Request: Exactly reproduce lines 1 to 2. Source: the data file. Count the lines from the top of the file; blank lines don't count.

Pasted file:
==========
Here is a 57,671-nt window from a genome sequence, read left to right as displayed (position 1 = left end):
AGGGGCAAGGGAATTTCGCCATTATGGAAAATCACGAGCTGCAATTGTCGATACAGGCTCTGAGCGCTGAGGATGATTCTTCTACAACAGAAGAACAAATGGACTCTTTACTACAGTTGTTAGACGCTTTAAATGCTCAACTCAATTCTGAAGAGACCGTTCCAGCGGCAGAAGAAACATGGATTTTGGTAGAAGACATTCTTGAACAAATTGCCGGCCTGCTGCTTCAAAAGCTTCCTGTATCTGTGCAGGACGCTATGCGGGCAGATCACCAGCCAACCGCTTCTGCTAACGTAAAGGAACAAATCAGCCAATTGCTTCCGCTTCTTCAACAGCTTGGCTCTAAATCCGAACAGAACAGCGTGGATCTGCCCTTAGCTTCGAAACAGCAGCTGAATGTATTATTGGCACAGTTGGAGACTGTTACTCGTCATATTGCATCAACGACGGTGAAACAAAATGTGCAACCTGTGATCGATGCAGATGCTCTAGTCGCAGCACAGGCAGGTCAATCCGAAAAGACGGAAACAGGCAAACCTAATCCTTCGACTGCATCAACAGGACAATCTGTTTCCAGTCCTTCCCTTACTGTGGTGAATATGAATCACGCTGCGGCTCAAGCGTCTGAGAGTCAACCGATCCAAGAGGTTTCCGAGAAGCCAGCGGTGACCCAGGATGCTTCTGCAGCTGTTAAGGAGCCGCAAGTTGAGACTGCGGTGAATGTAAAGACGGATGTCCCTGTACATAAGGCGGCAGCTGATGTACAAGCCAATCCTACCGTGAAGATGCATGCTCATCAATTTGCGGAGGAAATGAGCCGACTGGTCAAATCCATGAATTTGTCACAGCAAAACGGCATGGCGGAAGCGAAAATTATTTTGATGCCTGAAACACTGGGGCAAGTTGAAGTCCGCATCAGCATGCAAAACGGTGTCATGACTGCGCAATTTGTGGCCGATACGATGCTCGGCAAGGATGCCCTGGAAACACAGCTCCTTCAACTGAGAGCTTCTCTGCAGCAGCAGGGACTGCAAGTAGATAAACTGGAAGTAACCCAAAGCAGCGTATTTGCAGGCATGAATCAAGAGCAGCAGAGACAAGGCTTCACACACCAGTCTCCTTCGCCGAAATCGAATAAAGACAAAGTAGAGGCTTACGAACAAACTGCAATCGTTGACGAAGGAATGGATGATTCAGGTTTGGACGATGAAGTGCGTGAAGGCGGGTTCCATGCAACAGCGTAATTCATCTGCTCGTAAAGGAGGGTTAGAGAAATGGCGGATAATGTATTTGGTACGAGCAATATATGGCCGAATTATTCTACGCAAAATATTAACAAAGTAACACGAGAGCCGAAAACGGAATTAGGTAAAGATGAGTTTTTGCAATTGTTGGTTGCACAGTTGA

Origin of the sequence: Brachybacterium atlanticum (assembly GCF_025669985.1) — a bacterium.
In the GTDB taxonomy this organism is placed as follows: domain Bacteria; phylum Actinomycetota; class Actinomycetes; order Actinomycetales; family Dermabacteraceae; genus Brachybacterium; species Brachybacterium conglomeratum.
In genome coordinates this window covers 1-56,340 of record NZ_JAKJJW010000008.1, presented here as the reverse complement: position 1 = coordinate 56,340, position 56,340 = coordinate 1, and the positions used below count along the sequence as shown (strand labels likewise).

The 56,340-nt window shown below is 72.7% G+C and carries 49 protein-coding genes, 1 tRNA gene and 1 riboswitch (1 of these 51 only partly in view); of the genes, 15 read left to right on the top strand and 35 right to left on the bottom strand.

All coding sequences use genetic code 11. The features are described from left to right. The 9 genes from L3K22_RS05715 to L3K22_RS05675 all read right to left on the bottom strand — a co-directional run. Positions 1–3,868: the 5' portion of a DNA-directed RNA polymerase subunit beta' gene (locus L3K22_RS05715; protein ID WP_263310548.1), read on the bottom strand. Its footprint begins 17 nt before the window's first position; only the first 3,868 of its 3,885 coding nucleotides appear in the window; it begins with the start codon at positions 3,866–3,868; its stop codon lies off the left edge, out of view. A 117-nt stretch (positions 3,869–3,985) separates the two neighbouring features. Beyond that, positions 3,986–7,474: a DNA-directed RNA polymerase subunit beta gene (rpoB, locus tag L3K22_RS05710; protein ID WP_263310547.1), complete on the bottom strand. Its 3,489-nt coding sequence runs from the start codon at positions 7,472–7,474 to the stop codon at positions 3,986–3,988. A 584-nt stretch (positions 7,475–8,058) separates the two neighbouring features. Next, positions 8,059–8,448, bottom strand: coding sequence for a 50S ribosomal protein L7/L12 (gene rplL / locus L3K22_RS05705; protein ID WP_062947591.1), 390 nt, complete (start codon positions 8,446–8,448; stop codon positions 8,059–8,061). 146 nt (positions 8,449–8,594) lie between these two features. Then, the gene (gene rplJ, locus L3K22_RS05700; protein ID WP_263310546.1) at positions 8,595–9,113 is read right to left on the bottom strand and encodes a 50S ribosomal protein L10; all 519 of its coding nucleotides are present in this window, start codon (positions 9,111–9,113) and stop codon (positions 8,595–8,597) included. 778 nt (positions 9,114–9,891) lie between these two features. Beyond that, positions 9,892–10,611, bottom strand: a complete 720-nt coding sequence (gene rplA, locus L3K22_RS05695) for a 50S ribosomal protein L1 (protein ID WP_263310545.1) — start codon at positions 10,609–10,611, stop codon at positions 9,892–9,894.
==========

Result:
Here is a 57,671-nt window from a genome sequence, read left to right as displayed (position 1 = left end):
AGGGGCAAGGGAATTTCGCCATTATGGAAAATCACGAGCTGCAATTGTCGATACAGGCTCTGAGCGCTGAGGATGATTCTTCTACAACAGAAGAACAAATGGACTCTTTACTACAGTTGTTAGACGCTTTAAATGCTCAACTCAATTCTGAAGAGACCGTTCCAGCGGCAGAAGAAACATGGATTTTGGTAGAAGACATTCTTGAACAAATTGCCGGCCTGCTGCTTCAAAAGCTTCCTGTATCTGTGCAGGACGCTATGCGGGCAGATCACCAGCCAACCGCTTCTGCTAACGTAAAGGAACAAATCAGCCAATTGCTTCCGCTTCTTCAACAGCTTGGCTCTAAATCCGAACAGAACAGCGTGGATCTGCCCTTAGCTTCGAAACAGCAGCTGAATGTATTATTGGCACAGTTGGAGACTGTTACTCGTCATATTGCATCAACGACGGTGAAACAAAATGTGCAACCTGTGATCGATGCAGATGCTCTAGTCGCAGCACAGGCAGGTCAATCCGAAAAGACGGAAACAGGCAAACCTAATCCTTCGACTGCATCAACAGGACAATCTGTTTCCAGTCCTTCCCTTACTGTGGTGAATATGAATCACGCTGCGGCTCAAGCGTCTGAGAGTCAACCGATCCAAGAGGTTTCCGAGAAGCCAGCGGTGACCCAGGATGCTTCTGCAGCTGTTAAGGAGCCGCAAGTTGAGACTGCGGTGAATGTAAAGACGGATGTCCCTGTACATAAGGCGGCAGCTGATGTACAAGCCAATCCTACCGTGAAGATGCATGCTCATCAATTTGCGGAGGAAATGAGCCGACTGGTCAAATCCATGAATTTGTCACAGCAAAACGGCATGGCGGAAGCGAAAATTATTTTGATGCCTGAAACACTGGGGCAAGTTGAAGTCCGCATCAGCATGCAAAACGGTGTCATGACTGCGCAATTTGTGGCCGATACGATGCTCGGCAAGGATGCCCTGGAAACACAGCTCCTTCAACTGAGAGCTTCTCTGCAGCAGCAGGGACTGCAAGTAGATAAACTGGAAGTAACCCAAAGCAGCGTATTTGCAGGCATGAATCAAGAGCAGCAGAGACAAGGCTTCACACACCAGTCTCCTTCGCCGAAATCGAATAAAGACAAAGTAGAGGCTTACGAACAAACTGCAATCGTTGACGAAGGAATGGATGATTCAGGTTTGGACGATGAAGTGCGTGAAGGCGGGTTCCATGCAACAGCGTAATTCATCTGCTCGTAAAGGAGGGTTAGAGAAATGGCGGATAATGTATTTGGTACGAGCAATATATGGCCGAATTATTCTACGCAAAATATTAACAAAGTAACACGAGAGCCGAAAACGGAATTAGGTAAAGATGAGTTTTTGCAATTGTTGGTTGCACAGTTGA